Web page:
Dave W and Jared doffed our skates for us and brought us food and drink (though by this time of day the food was a bit lacking), and Erica came by and quietly and smilingly squatted down to show me a number 1 index finger to let me know she had won, and I was so happy I forgot to take a photo.

We also learned quickly that Dan Burger had taken third in the 52! Amazing, after the injuries he suffered doing downhill inline speedskating! 

We missed seeing Marcia and many others who no doubt had spent hours watching finishers, but we got to see many others finish, including the backward skater, who had frankly annoyed me on the course because I correctly felt like I wasn't going very fast...I loved him but wanted to love him from a distance, behind me! What he did was amazing. But hey, what we all did was too by jingo by golly by gum by gee! But by the time he finished I was very happy to see him and to see how happy he was.

There were several tears on salty faces at the finish, and I can say that it was awe-inspiring to see our double braced skater come in with an emotional finish into the arms of a beloved who showed all of the amazement and love and pride one could ever see at the end of 87.

After our finish many came in, including some of our T2T pals, and we lingered around the grass. Katherine came in looking well but took a turn for the worse as she drank more water, we think, eventually to make a brief stay at the hospital we believe, but not overnight. I was thinking she needed salt and electrolytes but my stuff was all on a truck from 6 to the awards location, and we could not find any salt or lite salt (half salt, the rest potassium, magnesium and calcium, mostly). We called Katherine later, to no avail of course, but figured her crew was taking very loving care of her. We made it to the awards late, then borrowed Tom's hotel room's shower, and joined several at Cowtippers, which was plenty good yumness. We delivered Tom and Jared back to their rooms and headed for Grayson only moderately late, and plenty happy.

We had seen Michael and his wife at the awards ceremony, and apologized for losing track of him and not at least saying we're going on. He was gracious in his reply and seemed to feel the day was every bit as good for him as for us. I hope so!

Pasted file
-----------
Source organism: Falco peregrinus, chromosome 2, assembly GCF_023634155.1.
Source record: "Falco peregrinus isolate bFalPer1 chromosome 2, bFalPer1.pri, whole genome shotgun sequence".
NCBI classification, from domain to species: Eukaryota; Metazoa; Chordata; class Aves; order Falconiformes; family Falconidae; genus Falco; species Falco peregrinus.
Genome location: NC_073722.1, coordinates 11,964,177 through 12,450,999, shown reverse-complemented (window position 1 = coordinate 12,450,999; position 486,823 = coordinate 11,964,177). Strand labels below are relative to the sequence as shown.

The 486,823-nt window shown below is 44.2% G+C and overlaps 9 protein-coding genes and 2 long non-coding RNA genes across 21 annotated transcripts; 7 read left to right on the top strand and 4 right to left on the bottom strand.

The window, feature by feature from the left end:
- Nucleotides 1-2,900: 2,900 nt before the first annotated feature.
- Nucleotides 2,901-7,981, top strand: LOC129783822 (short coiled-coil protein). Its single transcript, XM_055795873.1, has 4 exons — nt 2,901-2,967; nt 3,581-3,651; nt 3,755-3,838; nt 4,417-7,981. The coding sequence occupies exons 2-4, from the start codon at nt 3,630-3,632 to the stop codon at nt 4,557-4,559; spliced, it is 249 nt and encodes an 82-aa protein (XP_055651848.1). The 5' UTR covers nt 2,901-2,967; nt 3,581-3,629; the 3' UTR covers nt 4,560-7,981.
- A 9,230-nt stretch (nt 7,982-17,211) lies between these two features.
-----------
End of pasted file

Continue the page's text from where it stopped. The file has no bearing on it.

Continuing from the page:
After the awards I became fully aware that in a full day of skating on a front boot bolt, I had made my right big toe and part of the ball of that foot numb, which was to last for a couple of days with reminders at times later, especially after a 20 mile skate on th Silver Comet the next Sunday. So it was and will be back to the razor knives, sand paper, epoxy and other tools of the boot repair trade it seems. I've already epoxied some USPS Tyvek on the boot heel block section and will have to peel back some of the footbed in the front half if I want a more comfortable and solid feel.

After we slept in on Monday (the day after A2A) David K, Mark S and Tom W called from Athens but we couldn't make it there for lunch, so we had pizza at Mellow Mushroom closer to Elizabeth's, then traveled to Athens, getting an Americano at a bookstore, where I edited several hundred photos while Elizabeth found books to read and one to buy.

Then we headed for Bombay Cafe in downtown Athens for more forbidden food, which was a real treat. We got the car and rode back as a caravan duo through different countryside back to Grayson, and all matters A2A were complete, except for the posting of photos and writing of our accounts of the events.

We had enjoyed a great day in the sun, however slow, at a safe pace, with companionship and teamwork and individual efforts, morphing through the day of waxing and waning prospects for finishing the full course. We had enjoyed and suffered through a a whole year of preparation, starting with my injury in February and tons of challenges, but always knowing we had to do 87 miles on the first day of October, and we were going to.

As we rounded the turn by the curved rock wall into sight of the clock, five of us trying to push as hard as we could without falling, Peter said that we could have no idea what this meant to him, and you can have no idea what that meant to me, to hear this and know we now had a new worst time but some new friends and one of the best times of our life achieving it all.

Skateylove, y'all...